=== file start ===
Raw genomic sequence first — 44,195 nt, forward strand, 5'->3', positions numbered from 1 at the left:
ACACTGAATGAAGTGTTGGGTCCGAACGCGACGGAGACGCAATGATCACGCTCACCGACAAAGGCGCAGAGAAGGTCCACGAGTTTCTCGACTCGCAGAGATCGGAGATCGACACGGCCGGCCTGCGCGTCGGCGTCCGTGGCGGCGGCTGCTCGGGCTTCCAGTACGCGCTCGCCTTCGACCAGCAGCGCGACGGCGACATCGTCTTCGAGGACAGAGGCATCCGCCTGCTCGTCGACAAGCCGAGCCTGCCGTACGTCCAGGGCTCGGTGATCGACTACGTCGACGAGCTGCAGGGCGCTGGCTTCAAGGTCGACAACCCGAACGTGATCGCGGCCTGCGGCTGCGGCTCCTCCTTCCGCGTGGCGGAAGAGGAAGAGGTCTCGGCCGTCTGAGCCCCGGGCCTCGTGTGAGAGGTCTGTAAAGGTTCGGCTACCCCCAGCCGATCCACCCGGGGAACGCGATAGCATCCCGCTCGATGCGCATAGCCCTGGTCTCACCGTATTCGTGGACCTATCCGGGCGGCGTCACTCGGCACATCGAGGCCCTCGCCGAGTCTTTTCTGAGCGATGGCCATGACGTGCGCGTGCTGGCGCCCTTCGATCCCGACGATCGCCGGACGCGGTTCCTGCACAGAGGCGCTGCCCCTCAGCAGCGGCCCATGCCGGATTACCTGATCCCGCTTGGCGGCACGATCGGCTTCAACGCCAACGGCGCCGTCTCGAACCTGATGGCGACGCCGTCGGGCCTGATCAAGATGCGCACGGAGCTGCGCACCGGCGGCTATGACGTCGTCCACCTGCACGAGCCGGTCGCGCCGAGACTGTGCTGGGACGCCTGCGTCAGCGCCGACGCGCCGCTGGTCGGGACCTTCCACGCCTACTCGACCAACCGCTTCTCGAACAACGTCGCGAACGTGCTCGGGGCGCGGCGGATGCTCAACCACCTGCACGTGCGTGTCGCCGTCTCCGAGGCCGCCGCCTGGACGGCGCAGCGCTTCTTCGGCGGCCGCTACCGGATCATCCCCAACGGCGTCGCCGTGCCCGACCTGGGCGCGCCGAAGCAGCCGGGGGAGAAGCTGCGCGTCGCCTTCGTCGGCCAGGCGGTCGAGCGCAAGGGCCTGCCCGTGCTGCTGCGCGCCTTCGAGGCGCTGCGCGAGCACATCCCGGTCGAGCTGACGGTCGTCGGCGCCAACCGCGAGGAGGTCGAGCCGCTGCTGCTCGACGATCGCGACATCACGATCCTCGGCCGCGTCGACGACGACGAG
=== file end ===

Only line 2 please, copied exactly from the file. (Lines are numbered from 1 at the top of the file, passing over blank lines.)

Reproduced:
ACACTGAATGAAGTGTTGGGTCCGAACGCGACGGAGACGCAATGATCACGCTCACCGACAAAGGCGCAGAGAAGGTCCACGAGTTTCTCGACTCGCAGAGATCGGAGATCGACACGGCCGGCCTGCGCGTCGGCGTCCGTGGCGGCGGCTGCTCGGGCTTCCAGTACGCGCTCGCCTTCGACCAGCAGCGCGACGGCGACATCGTCTTCGAGGACAGAGGCATCCGCCTGCTCGTCGACAAGCCGAGCCTGCCGTACGTCCAGGGCTCGGTGATCGACTACGTCGACGAGCTGCAGGGCGCTGGCTTCAAGGTCGACAACCCGAACGTGATCGCGGCCTGCGGCTGCGGCTCCTCCTTCCGCGTGGCGGAAGAGGAAGAGGTCTCGGCCGTCTGAGCCCCGGGCCTCGTGTGAGAGGTCTGTAAAGGTTCGGCTACCCCCAGCCGATCCACCCGGGGAACGCGATAGCATCCCGCTCGATGCGCATAGCCCTGGTCTCACCGTATTCGTGGACCTATCCGGGCGGCGTCACTCGGCACATCGAGGCCCTCGCCGAGTCTTTTCTGAGCGATGGCCATGACGTGCGCGTGCTGGCGCCCTTCGATCCCGACGATCGCCGGACGCGGTTCCTGCACAGAGGCGCTGCCCCTCAGCAGCGGCCCATGCCGGATTACCTGATCCCGCTTGGCGGCACGATCGGCTTCAACGCCAACGGCGCCGTCTCGAACCTGATGGCGACGCCGTCGGGCCTGATCAAGATGCGCACGGAGCTGCGCACCGGCGGCTATGACGTCGTCCACCTGCACGAGCCGGTCGCGCCGAGACTGTGCTGGGACGCCTGCGTCAGCGCCGACGCGCCGCTGGTCGGGACCTTCCACGCCTACTCGACCAACCGCTTCTCGAACAACGTCGCGAACGTGCTCGGGGCGCGGCGGATGCTCAACCACCTGCACGTGCGTGTCGCCGTCTCCGAGGCCGCCGCCTGGACGGCGCAGCGCTTCTTCGGCGGCCGCTACCGGATCATCCCCAACGGCGTCGCCGTGCCCGACCTGGGCGCGCCGAAGCAGCCGGGGGAGAAGCTGCGCGTCGCCTTCGTCGGCCAGGCGGTCGAGCGCAAGGGCCTGCCCGTGCTGCTGCGCGCCTTCGAGGCGCTGCGCGAGCACATCCCGGTCGAGCTGACGGTCGTCGGCGCCAACCGCGAGGAGGTCGAGCCGCTGCTGCTCGACGATCGCGACATCACGATCCTCGGCCGCGTCGACGACGACGAG